Five children removed from a Stow home in February where methamphetamine was being produced are all healthy and living together with a foster family, said John Saros, executive director of Summit County Children Services.
Saros said the agency is attempting to find other family members the children can stay with.
"The kids are together in a foster home, and we're still working on efforts to possibly place them with a relative," Saros said.
The children -- ages 2, 8, 9, 11, and 12 -- were treated at a local hospital after being removed from their home at 1842 Lillian Road where police discovered an active meth lab.
Stow residents Jason H. Little, 37, and Brandi L. Little, 28, of the Lillian Road address, were both charged with several felonies related to the Feb. 19 incident: illegal manufacturing of methamphetamine in the vicinity of a minor (first-degree felony), illegal assembly of chemicals/components for the manufacturing of methamphetamine in the vicinity of a minor (second-degree felony) and endangering children (third-degree felony).
Both were indicted on all charges March 27 in Summit County Common Pleas Court.
Referencing the children's health, Saros said, "to my knowledge, they're all in good shape."
Stow Police Chief Louis Dirker said in February initial reports suggested the lab was discovered following an investigation spurred by reports that a 12-year-old student of Lakeview Intermediate School came to school smelling of chemicals possibly related to the production of meth.
On Feb. 21, Dirker clarified that a Stow resident's anonymous tip led to the lab discovery.
He said an individual had called Kimpton Middle School to report a student that the person believed was enrolled there was living in a possible meth house.
School officials looked up the child's information and learned the student actually went to Lakeview.
Kimpton faculty then contacted Lakeview staff, and the report made its way to DARE Officer Jim Barker.
Dirker said Barker conversationally told school staff a student smelling of chemicals might possibly be indicative of an individual living in a home where meth was being produced.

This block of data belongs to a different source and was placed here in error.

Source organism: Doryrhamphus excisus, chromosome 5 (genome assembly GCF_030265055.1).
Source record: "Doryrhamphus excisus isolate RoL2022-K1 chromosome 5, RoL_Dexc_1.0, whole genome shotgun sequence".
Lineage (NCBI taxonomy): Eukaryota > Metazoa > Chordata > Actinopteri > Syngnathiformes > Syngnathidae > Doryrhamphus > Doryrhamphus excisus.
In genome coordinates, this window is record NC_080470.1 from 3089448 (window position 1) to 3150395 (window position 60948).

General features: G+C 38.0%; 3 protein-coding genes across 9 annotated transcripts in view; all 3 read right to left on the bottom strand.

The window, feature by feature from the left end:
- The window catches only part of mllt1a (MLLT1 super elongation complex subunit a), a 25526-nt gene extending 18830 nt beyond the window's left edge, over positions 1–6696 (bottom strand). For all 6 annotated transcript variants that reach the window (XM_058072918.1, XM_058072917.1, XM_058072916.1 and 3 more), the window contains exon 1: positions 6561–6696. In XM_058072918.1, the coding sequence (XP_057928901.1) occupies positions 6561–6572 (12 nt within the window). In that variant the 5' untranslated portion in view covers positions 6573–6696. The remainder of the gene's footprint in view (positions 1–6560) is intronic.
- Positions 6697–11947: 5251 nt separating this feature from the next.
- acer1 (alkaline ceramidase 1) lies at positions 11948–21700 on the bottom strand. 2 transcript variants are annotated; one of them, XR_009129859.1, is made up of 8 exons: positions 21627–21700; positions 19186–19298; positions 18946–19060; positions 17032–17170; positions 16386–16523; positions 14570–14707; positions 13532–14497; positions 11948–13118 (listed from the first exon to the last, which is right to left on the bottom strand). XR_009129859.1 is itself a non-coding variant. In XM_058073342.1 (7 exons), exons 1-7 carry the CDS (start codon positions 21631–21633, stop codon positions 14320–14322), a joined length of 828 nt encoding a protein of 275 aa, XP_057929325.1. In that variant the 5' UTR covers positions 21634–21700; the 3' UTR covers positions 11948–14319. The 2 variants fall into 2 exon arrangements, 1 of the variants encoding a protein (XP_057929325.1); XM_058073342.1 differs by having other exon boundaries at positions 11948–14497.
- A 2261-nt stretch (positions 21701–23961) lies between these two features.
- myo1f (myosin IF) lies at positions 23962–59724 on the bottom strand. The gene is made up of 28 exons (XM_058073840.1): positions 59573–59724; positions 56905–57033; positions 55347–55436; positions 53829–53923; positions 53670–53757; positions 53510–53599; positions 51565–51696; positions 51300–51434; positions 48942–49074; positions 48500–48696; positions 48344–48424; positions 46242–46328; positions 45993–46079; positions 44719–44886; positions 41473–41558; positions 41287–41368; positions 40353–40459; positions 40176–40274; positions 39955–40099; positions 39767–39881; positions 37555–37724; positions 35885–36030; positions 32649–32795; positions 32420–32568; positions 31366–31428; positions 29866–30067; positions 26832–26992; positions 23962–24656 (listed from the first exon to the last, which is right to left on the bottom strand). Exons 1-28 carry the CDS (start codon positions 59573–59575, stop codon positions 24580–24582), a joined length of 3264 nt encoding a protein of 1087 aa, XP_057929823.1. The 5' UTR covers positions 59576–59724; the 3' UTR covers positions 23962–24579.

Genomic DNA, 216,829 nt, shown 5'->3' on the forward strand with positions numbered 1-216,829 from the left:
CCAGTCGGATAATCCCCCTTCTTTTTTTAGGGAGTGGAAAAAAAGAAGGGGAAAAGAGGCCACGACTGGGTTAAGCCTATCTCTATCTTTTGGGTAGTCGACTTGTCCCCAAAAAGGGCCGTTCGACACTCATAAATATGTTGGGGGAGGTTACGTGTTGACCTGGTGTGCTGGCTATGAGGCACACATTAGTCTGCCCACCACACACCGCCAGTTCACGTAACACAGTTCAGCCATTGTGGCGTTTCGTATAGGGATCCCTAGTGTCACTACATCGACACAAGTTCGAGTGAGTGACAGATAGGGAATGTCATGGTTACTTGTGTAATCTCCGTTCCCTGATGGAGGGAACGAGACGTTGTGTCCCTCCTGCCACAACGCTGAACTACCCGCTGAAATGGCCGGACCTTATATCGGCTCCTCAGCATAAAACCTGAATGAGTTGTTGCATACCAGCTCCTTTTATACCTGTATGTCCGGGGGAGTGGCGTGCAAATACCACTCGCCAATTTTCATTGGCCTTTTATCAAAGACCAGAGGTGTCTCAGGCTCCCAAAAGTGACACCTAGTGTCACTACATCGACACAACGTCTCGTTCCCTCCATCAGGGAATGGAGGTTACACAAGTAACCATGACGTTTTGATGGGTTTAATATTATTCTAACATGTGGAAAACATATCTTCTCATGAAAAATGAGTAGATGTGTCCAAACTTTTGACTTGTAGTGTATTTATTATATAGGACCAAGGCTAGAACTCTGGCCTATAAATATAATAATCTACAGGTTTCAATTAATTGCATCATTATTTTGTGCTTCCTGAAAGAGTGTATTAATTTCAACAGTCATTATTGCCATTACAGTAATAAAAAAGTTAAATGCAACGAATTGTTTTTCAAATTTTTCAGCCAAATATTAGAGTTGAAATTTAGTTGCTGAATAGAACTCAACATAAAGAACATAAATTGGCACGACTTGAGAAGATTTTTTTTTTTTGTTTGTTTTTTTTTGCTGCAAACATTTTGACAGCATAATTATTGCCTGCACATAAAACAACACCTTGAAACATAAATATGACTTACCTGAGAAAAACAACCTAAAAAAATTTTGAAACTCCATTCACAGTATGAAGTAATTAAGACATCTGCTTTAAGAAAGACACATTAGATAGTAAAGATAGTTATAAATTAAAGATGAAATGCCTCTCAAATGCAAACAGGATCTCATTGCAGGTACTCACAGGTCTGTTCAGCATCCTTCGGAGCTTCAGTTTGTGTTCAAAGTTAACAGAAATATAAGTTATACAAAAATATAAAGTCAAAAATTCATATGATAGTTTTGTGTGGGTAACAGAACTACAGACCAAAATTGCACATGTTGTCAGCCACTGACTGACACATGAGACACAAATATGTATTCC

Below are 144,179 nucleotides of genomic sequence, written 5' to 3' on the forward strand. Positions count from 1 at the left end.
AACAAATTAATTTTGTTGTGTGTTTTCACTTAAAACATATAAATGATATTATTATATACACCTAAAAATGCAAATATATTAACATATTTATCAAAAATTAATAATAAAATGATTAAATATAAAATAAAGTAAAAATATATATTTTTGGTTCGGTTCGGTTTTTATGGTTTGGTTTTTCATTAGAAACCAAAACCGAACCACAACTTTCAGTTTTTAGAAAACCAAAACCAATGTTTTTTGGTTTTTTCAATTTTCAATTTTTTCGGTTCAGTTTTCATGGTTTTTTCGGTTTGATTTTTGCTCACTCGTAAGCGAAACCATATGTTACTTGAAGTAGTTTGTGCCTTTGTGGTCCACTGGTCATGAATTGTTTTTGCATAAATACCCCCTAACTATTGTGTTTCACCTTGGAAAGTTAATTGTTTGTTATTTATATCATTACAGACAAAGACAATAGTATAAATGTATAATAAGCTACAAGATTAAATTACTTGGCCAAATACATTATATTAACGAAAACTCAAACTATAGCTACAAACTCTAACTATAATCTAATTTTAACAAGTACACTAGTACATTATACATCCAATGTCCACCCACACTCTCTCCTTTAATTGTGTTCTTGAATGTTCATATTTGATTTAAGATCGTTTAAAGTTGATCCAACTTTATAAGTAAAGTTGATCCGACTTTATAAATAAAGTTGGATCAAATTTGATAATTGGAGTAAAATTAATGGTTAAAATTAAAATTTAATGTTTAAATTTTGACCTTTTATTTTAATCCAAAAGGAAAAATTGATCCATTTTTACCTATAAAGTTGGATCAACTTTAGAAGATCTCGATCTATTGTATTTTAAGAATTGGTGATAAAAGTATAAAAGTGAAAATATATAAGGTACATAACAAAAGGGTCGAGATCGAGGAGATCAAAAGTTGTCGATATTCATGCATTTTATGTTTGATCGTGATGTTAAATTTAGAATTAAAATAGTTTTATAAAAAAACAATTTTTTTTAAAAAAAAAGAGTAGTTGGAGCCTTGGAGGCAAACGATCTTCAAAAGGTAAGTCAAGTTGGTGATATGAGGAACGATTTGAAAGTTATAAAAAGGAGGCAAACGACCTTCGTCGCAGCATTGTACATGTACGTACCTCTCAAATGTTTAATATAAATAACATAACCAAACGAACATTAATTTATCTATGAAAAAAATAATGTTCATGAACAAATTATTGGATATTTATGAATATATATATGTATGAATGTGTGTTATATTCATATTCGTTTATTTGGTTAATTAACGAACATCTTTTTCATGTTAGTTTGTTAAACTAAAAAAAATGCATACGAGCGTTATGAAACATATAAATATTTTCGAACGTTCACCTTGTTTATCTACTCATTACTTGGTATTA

The 12-year-old student who reportedly smelled of chemicals was never actually examined at that time, Dirker said. Rather, Barker passed the tip along to the police department's narcotics investigators.
"[Barker] did not tell them to check the kid out. Nobody really did," Dirker said. "So there was some confusion there."
When the tip reached investigators, Dirker said Stow police and the Summit County Drug Unit went to the residence together for a "knock and talk" slightly before 2 p.m. Feb. 19.
"They talked to the residents and got permission to go in there, and that's when they found the meth lab," Dirker said.
During a search at the Lillian Road residence that afternoon, an active one-pot methamphetamine lab -- commonly known as a "shake-and-bake" lab -- chemicals and lab components were reportedly found in the basement of the residence. Methamphetamine waste and other related items also were reportedly found in the attached garage.
Other items allegedly seized by police included receipts for pseudoephedrine and cold compresses, a digital scale, plastic baggies containing an unidentified white powder, a plastic bottle with an unknown liquid and $379 in cash, according to the related police report.
According to the investigation, Dirker said both suspects were home and cooperative. Both were arrested without incident.
Dirker said it's unclear how many of the household's kids may have been home at the time, but all were transported to Akron Children's Hospital for evaluation before being released to Summit County Children Services.
According to the investigation, Dirker said it appears the Littles began renting at the Lillian Road home about seven months ago.
Phone: 330-541-9400, ext. 4179